Antimicrobial resistance on his own leg turns a Kenyan health worker into an advocate for wiser use of antibiotics
When the thigh wound grew bigger, the health worker, being well versed in the perils of contagion, feared it would trigger an internal infection
A month after the main surgery, despite frequent dressing and being on treatment, the donor site was healing poorly
Josphat, a health worker based in Nairobi, needed a skin graft on his leg in 2013. But then, what is typically a common procedure nowadays became a medical nightmare.
The donor site on his thigh took longer to heal than expected and was nonresponsive to conventional antibiotics. Laboratory tests revealed the wound was infected with bacteria known as Pseudomonas aeruginosa, which is resistant to all antibiotics.
Sometimes, knowing too much can be scary. When the thigh wound grew bigger, the health worker, being well versed in the perils of contagion, feared it would trigger an internal infection that would present an even more complicated dilemma.
His worry was more than he could bear.
“A month after the main surgery, despite frequent dressing and being on treatment, the donor site was healing poorly. With each passing day, instead of showing signs of recovery, the wound worsened,” he says.
His doctors were confronted with a medical dilemma: none of the antibiotics they tried could treat the wound.
“I was scared. I was worried every day after the doctors came back with the results that showed that we were dealing with absolute resistance. But I kept my faith alive that a solution would be found,” Josphat says.
He insists he does not misuse antibiotics.
Antimicrobial resistance occurs when microorganisms, such as bacteria, fungi and parasites, change when they are exposed to an antimicrobial drug. As a result, the medicines become ineffective and infections persist in the body, increasing the risk of spread to others.
Misuse of antibiotics is a common cause of antimicrobial resistance. Typical misuse occurs when an antibiotic is used incorrectly, such as treating a virus, which it is impotent against, or when a patient does not take the drug for the prescribed number of days.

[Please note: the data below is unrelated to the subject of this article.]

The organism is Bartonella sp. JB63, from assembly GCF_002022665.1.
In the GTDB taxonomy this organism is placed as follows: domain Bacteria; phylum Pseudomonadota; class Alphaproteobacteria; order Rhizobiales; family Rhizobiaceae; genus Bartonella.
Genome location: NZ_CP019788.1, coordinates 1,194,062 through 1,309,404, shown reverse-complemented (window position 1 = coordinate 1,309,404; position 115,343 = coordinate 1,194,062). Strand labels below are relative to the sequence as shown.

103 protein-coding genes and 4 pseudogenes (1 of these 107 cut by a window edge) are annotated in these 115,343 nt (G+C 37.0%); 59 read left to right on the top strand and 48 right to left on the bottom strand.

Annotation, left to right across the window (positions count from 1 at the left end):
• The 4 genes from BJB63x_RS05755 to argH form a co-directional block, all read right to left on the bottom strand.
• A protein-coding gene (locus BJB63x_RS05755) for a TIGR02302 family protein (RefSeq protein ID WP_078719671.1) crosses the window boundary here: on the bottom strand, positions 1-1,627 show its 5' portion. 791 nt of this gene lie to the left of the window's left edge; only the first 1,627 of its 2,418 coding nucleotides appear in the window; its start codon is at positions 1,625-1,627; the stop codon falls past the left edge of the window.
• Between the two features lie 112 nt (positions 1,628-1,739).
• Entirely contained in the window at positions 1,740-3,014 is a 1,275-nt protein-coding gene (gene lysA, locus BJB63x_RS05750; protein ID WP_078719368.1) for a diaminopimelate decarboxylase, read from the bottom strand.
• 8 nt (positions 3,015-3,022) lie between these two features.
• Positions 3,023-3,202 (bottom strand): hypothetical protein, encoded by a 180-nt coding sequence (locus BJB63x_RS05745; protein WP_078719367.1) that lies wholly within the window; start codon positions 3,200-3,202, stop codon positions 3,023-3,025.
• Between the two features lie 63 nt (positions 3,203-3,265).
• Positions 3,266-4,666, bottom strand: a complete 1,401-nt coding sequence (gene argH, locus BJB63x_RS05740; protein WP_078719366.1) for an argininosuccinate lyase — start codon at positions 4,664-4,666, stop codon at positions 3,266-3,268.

Josphat’s situation turned for the better when an outdated disinfectant appeared promising at clearing the infection. Eusol solution, an antiseptic used years ago to treat wounds, saved the day. The wound healed eventually in three months. “I was fortunate the infection was topical. It would have been disastrous if it was internal,” he points out.
But in addition to the psychological trauma of a stubborn wound, Josphat adds that the cost of treating the resistant infection for a longer time was higher due to the three-month treatment. “As the doctors looked for a more effective way to treat the infection, we had to continue dressing it regularly to prevent further infection,” he remembers.
Josphat’s personal experience turned him into an outspoken advocate against what is a growing public health concern and a champion for more rational use of antibiotics. “We take antimicrobial resistance so lightly. We dismiss it, often saying that it happens to others. It is real and very worrying,” he argues.
Convinced now more than ever of the seriousness of antimicrobial resistance, he is calling for more prudent use of antibiotics and the fiercely enforced use of them for the stipulated time. He talks with colleagues, friends, relatives and anyone he can reach about the rational (unnecessary) use of antibiotics.
The support of WHO in Kenya touches on all aspects of containing antimicrobial resistance: It works with the country to adapt normative guidance and tools (such as the WHO Essential Medicines List that contains updated advice on the use of antibiotics), to strengthen integrated surveillance of antimicrobial resistance in human and animal health and to ensure that policy-makers and the public fully appreciate the magnitude of the antimicrobial problem in the country.
The Government is finalizing its Kenya Essential Medicines List, which adopted the WHO Access, Watch and Reserve classification (AWaRe) of antibiotics. The AWaRe classification is a useful operational tool for health system planners and prescribers to optimize antibiotic treatment by ensuring that people who need antibiotics have access to them and ensuring they are prescribed the right one so that the problem of resistance does not become worse.
WHO is also working with the Government of Kenya directly and through partners to facilitate the development of enabling policies and legislation for combating antimicrobial resistance across the human and animal sectors.
The 2019 World Antibiotic Awareness Week (18–24 November) seeks to raise public awareness on antimicrobial resistance by highlighting its impact on humans, animals and the environment.
Distributed by APO Group on behalf of WHO Regional Office for Africa.